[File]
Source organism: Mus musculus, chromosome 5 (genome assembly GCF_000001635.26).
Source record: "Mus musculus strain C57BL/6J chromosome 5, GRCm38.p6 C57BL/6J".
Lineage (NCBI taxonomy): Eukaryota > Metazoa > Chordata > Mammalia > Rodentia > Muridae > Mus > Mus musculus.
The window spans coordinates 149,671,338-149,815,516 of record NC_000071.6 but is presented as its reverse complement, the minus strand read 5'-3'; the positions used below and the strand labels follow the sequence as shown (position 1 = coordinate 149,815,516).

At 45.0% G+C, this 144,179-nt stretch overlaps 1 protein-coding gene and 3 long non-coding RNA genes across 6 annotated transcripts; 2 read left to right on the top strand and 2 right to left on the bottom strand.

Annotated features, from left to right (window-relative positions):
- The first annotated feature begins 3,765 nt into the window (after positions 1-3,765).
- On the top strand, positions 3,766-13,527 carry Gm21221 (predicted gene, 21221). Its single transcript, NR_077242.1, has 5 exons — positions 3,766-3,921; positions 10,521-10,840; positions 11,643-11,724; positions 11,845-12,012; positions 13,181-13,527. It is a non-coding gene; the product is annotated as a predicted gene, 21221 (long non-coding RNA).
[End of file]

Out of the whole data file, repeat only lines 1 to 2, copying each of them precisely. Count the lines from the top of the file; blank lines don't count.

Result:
Source organism: Mus musculus, chromosome 5 (genome assembly GCF_000001635.26).
Source record: "Mus musculus strain C57BL/6J chromosome 5, GRCm38.p6 C57BL/6J".